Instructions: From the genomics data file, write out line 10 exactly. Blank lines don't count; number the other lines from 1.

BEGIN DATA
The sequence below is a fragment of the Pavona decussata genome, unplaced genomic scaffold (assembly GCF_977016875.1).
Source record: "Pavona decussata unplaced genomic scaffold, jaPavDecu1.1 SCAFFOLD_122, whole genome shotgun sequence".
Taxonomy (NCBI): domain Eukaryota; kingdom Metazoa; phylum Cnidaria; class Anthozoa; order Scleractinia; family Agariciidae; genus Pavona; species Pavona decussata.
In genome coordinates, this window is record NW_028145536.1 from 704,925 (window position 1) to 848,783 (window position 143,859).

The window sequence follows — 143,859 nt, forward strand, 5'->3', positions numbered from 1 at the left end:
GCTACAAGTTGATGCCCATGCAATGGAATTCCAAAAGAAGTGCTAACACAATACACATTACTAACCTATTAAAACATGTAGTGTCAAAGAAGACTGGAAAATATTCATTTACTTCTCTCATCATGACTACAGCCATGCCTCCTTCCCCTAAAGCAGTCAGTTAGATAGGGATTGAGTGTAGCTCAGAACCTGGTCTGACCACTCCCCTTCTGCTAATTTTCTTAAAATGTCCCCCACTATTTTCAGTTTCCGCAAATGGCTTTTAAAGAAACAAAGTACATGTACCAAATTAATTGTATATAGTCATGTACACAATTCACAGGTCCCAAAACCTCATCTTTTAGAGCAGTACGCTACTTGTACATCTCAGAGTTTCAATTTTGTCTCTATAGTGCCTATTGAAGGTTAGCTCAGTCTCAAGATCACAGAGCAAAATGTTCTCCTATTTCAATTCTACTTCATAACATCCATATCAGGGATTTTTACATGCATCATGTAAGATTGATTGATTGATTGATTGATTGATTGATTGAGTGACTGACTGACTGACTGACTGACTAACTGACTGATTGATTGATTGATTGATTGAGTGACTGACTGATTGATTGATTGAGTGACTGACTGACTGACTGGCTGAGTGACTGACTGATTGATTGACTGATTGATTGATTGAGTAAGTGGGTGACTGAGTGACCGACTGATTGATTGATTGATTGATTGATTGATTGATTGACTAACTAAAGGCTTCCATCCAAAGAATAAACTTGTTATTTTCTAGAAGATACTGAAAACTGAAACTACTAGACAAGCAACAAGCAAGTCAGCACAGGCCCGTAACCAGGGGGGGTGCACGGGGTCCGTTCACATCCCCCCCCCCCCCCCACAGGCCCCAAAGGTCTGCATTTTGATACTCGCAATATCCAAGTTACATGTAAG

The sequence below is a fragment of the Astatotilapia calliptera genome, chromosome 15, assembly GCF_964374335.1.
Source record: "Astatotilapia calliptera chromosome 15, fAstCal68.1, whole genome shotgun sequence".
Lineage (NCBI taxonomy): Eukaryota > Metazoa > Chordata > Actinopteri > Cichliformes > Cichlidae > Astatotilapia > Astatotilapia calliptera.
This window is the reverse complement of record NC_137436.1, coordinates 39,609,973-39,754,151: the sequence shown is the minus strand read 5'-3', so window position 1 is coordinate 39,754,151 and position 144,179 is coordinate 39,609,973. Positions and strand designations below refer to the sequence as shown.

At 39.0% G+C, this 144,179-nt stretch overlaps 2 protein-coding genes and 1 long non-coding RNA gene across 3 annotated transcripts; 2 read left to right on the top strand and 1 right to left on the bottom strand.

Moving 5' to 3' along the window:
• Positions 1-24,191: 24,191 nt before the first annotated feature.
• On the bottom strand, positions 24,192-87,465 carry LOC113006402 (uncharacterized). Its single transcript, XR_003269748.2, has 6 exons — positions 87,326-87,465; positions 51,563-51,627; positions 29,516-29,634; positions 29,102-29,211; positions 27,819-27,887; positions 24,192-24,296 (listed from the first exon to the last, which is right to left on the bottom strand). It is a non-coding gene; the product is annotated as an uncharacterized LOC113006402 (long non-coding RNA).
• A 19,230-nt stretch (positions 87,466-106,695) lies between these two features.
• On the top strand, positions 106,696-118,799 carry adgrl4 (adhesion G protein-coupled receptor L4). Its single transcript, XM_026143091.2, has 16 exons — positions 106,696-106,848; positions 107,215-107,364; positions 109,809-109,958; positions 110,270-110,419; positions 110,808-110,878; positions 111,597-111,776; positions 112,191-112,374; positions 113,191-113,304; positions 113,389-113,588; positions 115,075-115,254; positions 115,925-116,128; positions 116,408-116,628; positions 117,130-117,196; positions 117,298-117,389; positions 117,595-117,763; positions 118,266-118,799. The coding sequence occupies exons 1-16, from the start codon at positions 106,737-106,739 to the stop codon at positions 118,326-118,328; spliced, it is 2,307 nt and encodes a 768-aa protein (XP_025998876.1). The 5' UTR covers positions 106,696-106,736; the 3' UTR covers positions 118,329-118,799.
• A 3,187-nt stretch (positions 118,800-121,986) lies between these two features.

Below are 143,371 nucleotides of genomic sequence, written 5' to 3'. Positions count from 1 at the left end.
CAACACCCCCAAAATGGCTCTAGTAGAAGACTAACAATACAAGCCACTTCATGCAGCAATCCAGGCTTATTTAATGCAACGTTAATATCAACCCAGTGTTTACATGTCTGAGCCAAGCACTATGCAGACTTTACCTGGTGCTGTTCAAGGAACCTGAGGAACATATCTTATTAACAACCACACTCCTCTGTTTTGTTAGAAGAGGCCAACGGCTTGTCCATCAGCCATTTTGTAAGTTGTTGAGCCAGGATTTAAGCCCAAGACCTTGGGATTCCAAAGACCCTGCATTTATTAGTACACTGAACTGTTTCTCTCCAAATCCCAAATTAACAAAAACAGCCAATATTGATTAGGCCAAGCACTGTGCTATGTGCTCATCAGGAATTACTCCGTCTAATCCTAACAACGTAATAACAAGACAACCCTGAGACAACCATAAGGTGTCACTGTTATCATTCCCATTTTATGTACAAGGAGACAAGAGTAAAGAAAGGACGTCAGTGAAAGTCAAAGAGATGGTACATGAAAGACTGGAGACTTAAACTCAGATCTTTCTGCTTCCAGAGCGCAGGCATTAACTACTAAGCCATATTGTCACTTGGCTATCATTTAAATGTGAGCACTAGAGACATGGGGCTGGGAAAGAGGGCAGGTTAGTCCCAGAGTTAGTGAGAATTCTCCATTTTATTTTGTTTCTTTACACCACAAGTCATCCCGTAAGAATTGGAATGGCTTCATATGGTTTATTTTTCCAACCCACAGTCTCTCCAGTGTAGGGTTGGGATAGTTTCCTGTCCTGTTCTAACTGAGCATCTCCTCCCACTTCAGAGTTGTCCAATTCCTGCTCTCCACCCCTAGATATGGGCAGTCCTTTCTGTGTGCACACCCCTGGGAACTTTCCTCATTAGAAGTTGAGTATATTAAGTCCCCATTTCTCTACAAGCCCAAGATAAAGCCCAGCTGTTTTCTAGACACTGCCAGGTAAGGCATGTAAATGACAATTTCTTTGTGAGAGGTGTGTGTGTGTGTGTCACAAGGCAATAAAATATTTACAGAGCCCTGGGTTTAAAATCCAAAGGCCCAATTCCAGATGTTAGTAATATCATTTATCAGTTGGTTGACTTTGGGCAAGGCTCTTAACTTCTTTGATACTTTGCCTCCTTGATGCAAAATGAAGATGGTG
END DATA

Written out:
This window is the reverse complement of record NC_137436.1, coordinates 39,609,973-39,754,151: the sequence shown is the minus strand read 5'-3', so window position 1 is coordinate 39,754,151 and position 144,179 is coordinate 39,609,973. Positions and strand designations below refer to the sequence as shown.